Monday, May 22, 2017

Lathe and Nature Magic


David Sengel (born 1951, US), Night Bird, 2000. Ebonized maple burl, sassafras, rose and locust thorns, 4 ¼" x 10" x 9 ½" (10.8 x 25.4 x 24.1 cm). Philadelphia Museum of Art. © 2017 David Sengel. (PMA-8029)

When I see a work of art that blows me away, I’ve just got to share it with as many people as I possibly can. This work was my “epiphany of the week” that I recently sent to my co-workers. I’m sure we all realize that there is strong and proud traditional emphasis on process, design, and crafting within the contemporary woodworking community. I’m pretty sure I don’t care if wood is worked to produce a functional piece or a sculpture, I still just call it ART. FINE ART at that. All one has to do is look at David Sengel’s work to realize why I say this!

David Sengel is a really unique individual, aside from being a great artist. He grew up learning about woodworking in his father’s workshop. For some time he honed his ability with the lathe, making functional works of art. At some point, he decided it would be more interesting if what he created had some sort of narrative. That is clearly evident in this piece. One of his chief inspirations is a daily walk through his land in North Carolina, where he observes details in nature that eventually end up in his art.

A dear friend of mine was a lathe enthusiast, who turned amazing pieces out of burl wood. His preferred burls came from Australian trees, but I imagine trees all over the world have burls. Burls are growths on trees, which may be caused by insects, fungi, or environmental stresses. They usually look like a big bump on the side of a tree. My friend Matt used to make amazing bowls from burls on his lathe, often including the deformities in the finished piece. I’m kind of imagining that this work by Sengel is displaying some of the deformities of the burl.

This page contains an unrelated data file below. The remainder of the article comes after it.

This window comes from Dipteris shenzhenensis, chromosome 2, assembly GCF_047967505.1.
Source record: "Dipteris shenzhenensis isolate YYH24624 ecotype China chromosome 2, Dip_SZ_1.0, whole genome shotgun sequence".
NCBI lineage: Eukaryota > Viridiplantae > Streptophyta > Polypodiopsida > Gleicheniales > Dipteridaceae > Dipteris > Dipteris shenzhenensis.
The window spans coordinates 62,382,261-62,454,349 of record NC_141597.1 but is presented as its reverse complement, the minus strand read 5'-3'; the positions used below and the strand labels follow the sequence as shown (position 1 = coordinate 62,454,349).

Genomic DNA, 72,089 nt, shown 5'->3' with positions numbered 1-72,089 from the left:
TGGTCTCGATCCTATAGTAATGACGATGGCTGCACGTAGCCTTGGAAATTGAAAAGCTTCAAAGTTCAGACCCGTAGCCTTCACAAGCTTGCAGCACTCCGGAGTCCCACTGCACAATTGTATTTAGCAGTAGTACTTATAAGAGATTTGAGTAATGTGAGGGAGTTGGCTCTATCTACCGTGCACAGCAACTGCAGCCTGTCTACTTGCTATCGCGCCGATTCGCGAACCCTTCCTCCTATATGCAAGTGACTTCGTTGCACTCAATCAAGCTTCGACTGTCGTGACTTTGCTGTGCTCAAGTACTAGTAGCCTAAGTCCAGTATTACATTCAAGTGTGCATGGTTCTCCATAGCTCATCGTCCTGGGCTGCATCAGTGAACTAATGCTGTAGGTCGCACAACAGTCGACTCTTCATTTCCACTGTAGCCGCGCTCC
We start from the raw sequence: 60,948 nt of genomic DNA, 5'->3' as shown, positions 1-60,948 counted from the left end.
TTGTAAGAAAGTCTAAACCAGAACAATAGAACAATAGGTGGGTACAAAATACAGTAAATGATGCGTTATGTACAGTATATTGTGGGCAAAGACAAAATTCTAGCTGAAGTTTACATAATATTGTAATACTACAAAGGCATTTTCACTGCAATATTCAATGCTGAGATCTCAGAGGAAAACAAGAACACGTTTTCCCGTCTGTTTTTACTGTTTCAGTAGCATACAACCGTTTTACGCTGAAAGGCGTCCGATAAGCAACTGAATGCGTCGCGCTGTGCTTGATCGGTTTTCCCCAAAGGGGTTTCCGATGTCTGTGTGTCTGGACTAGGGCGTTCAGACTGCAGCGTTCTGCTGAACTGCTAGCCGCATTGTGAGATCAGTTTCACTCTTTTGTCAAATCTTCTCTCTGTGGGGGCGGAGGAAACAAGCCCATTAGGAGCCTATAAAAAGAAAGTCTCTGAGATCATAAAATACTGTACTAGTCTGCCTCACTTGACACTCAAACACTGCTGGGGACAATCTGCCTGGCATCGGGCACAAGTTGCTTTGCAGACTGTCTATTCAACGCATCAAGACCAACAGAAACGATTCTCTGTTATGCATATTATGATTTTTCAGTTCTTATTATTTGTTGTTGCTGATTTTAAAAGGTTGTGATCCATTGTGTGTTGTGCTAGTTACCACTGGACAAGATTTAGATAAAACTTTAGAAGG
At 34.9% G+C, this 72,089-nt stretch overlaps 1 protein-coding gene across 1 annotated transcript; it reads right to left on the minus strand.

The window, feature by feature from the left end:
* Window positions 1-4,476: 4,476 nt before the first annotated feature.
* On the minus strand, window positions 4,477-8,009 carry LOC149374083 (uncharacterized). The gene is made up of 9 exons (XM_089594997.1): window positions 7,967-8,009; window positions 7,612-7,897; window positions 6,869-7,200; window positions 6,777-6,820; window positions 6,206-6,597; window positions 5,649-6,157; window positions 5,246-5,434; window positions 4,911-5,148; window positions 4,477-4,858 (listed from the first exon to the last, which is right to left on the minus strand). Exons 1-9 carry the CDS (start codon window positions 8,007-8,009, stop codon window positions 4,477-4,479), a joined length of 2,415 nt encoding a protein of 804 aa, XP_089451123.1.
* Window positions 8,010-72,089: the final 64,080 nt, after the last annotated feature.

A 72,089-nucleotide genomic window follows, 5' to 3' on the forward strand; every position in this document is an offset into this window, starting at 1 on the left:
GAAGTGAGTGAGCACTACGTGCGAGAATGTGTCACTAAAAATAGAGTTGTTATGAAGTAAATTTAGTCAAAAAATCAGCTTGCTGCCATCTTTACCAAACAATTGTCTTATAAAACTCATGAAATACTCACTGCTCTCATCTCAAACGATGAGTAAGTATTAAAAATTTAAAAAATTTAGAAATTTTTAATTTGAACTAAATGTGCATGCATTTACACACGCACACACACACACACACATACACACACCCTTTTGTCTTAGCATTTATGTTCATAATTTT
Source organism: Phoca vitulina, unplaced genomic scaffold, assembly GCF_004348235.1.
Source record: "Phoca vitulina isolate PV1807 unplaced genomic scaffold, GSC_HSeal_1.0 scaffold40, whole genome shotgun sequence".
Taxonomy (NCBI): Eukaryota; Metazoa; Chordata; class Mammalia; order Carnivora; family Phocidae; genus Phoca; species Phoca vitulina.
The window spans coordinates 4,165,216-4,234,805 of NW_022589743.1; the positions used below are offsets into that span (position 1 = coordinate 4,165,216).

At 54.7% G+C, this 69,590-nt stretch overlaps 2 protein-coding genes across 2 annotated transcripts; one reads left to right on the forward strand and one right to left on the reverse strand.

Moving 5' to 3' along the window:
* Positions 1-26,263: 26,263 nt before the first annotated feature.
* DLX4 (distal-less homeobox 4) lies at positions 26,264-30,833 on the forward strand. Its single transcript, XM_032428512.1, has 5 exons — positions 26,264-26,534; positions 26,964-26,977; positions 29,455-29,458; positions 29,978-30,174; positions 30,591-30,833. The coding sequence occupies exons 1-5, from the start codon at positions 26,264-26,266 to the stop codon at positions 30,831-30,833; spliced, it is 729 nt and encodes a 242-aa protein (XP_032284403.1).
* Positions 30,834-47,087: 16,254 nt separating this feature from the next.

In this piece, Sengel has ebonized the wood. Ebonizing is not simply staining the wood with a dark color. It involves a process that causes a chemical reaction to make the wood turn black, imitating the precious ebony wood that is practically extinct on our planet. The tannins in the wood are what react with the treatment. A combination of tea, steel wool, and vinegar is often used to ebonize wood. Tea is loaded with tannins. It must be done after the wood is turned, because ebonizing only affects the surface.

I’m not sure what part of this piece is from the sassafras tree, but I’m pretty sure the bird is composed of rose and locust thorns. I’ve seen other works by Sengel with those components. Sengel’s work is amazing, and he uses every part of a tree imaginable, including the roots! 

Sengel's art can be found in a number of museums, including the Philadelphia Museum of Art, Smithsonian American Art Museum, and Mint Museum. The following websites feature his work and the work of other wood artists:

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